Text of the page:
Welcome to Sri Lanka

Enjoy your stay!

Welcome to Sri Lanka

Enjoy your stay!

Welcome to Sri Lanka

Enjoy your stay!

Welcome to Sri Lanka

Enjoy your stay!

Tuesday, August 26, 2014

Passing Ginigathena in Hatton Road

This is not part of South American Amazon forest! It is our own Sri Lanka, passing Ginigathena on the Hatton Road. A few decades ago this area was barren with only Mana grass and shrub jungle. Thanks to a re-forestation program which has changed this into a beautiful forest reserve enriching the flora and fauna! I was amazed to see the change during my visit to upcountry in connection with my book on Ceylon Tea (BLACK GOLD MADE IN CEYLON - Published by Amazon Kindle Edition)


Photo Credit: Anver Kamiss‎

Sunday, August 24, 2014

WTC Towers in Colombo

World Trade Center (WTC) Towers in Colombo, it is the commercial capital of Sri Lanka!


Photo Credit: Dananjaya Chathuranga‎

Saturday, August 23, 2014

Gampaha Railway Station

Gampaha Railway Station, Sri Lanka


Photo Credit: Kaush KG

Friday, August 22, 2014

Duke's Nose Mountain

This mountain is called the Duke's Nose overlooking the city of Hatton. Got its name as someone had remarked it looked like the nose of Duke of Edinburgh! Also, there is a tragic love-story behind it, when a couple (Cader & Sheela) committed suicide here in the 1950s, also called Cader Hill!


Photo Credit: Anver Kamiss

Castlereagh Dam

This is part of Castlereagh Dam from where we get our electricity, viewed from Warleigh Church where hundreds of Britishers of the Colonial era have found their 'final resting place'. RIP!


Photo Credit: Anver Kamiss

Welcome To Anuradhapura Buddha City


                                    The layout of Anuradhapura as described in the Mahavamsa:
"He laid out four suburbs as well as the Abhaya-tank, the common cemetery, the place of execution, and the chapel of the Queens of the West, the banyan-tree of Vessavana and the Palmyra-palm of the Demon of Maladies, the ground set apart for the Yonas and the house of the Great Sacrifice; all these he laid out near the west gate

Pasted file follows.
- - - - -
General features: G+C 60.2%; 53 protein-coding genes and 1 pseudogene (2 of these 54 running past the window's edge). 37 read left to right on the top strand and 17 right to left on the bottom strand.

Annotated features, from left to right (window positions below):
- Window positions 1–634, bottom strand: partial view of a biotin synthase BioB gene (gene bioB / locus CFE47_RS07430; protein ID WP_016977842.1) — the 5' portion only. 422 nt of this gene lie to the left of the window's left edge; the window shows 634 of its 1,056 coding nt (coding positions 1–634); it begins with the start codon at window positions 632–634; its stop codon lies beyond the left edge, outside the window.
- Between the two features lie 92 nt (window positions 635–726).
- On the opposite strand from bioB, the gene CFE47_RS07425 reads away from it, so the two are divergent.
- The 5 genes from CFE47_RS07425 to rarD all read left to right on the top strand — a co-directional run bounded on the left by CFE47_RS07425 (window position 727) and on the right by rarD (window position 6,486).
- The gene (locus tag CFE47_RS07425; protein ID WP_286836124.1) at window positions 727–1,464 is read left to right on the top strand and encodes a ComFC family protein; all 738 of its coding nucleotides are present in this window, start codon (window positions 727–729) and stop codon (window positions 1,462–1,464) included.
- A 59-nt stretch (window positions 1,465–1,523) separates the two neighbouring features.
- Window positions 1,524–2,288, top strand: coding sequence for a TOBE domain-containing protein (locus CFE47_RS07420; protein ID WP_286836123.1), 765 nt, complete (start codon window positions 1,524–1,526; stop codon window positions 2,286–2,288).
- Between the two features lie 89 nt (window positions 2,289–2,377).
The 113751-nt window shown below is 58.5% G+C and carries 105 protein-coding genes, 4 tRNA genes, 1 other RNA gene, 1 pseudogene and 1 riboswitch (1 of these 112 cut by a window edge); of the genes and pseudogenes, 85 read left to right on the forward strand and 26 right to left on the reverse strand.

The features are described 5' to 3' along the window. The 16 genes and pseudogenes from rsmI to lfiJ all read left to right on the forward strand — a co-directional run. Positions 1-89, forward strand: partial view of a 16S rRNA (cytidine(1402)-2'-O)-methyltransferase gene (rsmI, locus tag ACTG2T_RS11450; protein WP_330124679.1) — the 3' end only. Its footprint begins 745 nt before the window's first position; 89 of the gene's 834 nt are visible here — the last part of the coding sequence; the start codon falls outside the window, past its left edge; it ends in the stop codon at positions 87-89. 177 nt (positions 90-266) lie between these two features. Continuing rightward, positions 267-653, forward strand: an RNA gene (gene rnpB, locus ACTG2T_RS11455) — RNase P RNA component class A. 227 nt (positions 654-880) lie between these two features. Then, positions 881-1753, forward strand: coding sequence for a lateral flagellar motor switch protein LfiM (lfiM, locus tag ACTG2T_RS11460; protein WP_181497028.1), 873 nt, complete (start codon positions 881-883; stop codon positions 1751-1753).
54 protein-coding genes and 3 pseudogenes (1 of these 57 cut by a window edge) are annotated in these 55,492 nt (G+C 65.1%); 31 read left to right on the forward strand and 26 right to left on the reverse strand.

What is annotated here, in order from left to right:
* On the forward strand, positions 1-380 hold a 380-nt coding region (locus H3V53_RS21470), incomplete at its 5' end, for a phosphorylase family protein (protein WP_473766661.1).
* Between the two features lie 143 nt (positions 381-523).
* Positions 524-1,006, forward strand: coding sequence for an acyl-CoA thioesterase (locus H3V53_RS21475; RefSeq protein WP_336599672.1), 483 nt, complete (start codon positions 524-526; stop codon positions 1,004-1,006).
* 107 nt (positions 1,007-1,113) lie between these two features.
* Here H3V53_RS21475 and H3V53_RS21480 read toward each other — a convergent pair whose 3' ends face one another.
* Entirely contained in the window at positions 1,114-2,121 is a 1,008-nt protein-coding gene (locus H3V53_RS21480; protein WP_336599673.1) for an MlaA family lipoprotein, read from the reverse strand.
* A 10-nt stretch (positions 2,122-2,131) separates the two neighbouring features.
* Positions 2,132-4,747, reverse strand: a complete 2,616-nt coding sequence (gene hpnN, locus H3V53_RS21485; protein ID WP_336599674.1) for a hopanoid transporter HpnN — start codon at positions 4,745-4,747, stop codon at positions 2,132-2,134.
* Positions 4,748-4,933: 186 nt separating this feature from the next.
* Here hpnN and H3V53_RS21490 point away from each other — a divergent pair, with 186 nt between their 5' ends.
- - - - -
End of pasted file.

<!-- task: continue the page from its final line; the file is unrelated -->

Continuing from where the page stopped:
"A hermitage was made for many ascetics; eastward of that same cemetery the ruler built a house for the nigantha Jotiya.(...) On the further side of Jotiya's house and on this side of the Gamani tank he likewise built a monastery for wandering mendicant monks, and a dwelling for the ajivakas and a residence for the brahmans, and in this place and that he built a lying-in shelter and a hall for those recovering from sickness."
It is believed that King Pandukabhaya made it his capital in the 4th century BC, and that he also laid out the town and its suburbs according to a well organized plan. He constructed a reservoir named Abhayavapi. He established shrines for yakkhas such as Kalawela and Cittaraja. He housed the Yaksini-Cetiya in the form of a mare within the royal precincts and offerings were made to all these demi-gods every year. He chose the sites for the cemetery and for the place of execution, the Chapel of the Western Queen, the Pacchimarajini, the Vessavana Banyan Tree, the Palm of the Vyadhadeva, the Yona Quarter and the House of the Great Sacrifice. The slaves or Candalas were assigned their duties and a village was set apart for them. They build dwellings for Niganthas, for wandering ascetics and for Ajivakas and Brahmanas. He established, the village boundaries. The tradition that King Pandukabhaya made Anuradhapura the capital city of Sri Lanka as early as the 4th century BC had been very important.